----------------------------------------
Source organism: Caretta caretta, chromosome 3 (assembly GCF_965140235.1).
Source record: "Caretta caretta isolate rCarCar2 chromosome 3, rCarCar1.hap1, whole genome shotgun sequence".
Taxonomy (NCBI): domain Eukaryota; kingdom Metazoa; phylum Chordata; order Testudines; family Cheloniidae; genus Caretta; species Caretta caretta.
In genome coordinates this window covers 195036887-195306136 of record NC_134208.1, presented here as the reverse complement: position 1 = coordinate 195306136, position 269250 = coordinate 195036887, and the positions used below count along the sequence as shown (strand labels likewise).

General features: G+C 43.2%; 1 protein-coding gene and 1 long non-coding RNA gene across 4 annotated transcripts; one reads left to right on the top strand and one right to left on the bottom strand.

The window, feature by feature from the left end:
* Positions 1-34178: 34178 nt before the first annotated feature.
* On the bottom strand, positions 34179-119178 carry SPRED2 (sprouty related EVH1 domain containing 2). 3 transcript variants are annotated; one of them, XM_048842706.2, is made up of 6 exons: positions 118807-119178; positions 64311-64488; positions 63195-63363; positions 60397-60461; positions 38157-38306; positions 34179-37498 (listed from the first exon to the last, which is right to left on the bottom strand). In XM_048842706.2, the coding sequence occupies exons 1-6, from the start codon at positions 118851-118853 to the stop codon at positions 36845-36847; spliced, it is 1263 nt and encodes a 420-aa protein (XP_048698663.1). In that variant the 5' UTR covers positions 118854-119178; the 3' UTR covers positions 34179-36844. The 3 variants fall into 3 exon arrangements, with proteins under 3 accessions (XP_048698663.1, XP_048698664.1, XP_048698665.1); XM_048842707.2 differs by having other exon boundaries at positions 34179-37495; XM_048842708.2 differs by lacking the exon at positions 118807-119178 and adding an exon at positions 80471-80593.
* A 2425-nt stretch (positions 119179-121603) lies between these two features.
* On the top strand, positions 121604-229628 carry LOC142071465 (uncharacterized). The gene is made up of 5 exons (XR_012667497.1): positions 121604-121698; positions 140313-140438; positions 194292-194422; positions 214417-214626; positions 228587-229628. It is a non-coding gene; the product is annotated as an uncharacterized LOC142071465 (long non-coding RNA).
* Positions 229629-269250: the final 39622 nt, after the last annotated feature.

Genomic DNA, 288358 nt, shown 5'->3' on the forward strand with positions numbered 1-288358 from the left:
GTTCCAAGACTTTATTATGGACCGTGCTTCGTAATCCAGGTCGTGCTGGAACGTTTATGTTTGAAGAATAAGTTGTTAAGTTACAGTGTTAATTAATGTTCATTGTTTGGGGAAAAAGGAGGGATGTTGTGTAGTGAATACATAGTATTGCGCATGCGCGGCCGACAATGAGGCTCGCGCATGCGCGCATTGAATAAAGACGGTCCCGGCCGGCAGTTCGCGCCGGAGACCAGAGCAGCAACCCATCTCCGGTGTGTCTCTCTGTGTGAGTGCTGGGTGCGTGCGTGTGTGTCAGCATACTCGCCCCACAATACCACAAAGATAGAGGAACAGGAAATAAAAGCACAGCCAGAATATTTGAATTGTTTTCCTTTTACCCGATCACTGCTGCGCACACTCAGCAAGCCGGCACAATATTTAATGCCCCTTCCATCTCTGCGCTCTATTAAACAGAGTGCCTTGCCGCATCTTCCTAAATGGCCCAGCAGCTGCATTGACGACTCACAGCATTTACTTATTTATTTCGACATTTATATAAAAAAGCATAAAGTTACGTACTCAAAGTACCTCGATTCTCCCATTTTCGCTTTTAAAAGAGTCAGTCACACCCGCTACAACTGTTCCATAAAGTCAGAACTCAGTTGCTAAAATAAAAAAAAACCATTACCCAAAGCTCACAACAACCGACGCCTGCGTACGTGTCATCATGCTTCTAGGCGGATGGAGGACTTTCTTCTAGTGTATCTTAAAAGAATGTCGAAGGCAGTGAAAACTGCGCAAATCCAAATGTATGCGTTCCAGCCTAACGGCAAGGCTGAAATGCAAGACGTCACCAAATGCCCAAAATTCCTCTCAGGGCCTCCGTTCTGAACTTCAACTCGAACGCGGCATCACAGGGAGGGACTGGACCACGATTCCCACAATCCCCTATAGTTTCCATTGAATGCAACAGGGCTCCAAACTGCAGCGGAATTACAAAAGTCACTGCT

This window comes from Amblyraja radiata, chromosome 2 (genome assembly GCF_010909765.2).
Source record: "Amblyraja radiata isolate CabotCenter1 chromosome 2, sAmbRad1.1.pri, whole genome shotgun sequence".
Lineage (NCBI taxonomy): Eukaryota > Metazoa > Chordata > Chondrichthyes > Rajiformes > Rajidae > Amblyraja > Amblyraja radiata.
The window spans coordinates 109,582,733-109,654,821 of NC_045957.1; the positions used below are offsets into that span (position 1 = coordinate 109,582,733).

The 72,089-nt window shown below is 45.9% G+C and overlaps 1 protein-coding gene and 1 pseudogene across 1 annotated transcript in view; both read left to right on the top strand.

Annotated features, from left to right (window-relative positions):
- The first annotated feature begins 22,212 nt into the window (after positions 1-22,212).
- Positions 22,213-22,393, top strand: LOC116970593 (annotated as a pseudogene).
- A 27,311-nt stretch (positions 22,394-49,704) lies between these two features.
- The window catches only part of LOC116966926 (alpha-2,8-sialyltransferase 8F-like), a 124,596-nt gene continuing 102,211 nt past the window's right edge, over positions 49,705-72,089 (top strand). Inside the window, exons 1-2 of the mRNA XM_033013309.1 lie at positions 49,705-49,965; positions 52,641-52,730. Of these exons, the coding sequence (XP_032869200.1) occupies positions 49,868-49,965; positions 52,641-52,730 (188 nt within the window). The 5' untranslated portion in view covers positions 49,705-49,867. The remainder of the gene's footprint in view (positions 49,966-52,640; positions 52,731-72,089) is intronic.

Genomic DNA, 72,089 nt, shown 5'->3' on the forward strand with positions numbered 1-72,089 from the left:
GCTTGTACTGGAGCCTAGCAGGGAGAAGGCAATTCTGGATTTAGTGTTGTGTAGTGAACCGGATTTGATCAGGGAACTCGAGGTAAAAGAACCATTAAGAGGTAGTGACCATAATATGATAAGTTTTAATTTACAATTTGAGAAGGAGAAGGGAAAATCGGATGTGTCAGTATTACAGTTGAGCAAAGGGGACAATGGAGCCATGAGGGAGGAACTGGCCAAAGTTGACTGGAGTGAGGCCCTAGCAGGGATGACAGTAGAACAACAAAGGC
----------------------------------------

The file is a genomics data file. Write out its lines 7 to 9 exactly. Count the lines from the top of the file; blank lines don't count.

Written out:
* Positions 1-34178: 34178 nt before the first annotated feature.
* On the bottom strand, positions 34179-119178 carry SPRED2 (sprouty related EVH1 domain containing 2). 3 transcript variants are annotated; one of them, XM_048842706.2, is made up of 6 exons: positions 118807-119178; positions 64311-64488; positions 63195-63363; positions 60397-60461; positions 38157-38306; positions 34179-37498 (listed from the first exon to the last, which is right to left on the bottom strand). In XM_048842706.2, the coding sequence occupies exons 1-6, from the start codon at positions 118851-118853 to the stop codon at positions 36845-36847; spliced, it is 1263 nt and encodes a 420-aa protein (XP_048698663.1). In that variant the 5' UTR covers positions 118854-119178; the 3' UTR covers positions 34179-36844. The 3 variants fall into 3 exon arrangements, with proteins under 3 accessions (XP_048698663.1, XP_048698664.1, XP_048698665.1); XM_048842707.2 differs by having other exon boundaries at positions 34179-37495; XM_048842708.2 differs by lacking the exon at positions 118807-119178 and adding an exon at positions 80471-80593.
* A 2425-nt stretch (positions 119179-121603) lies between these two features.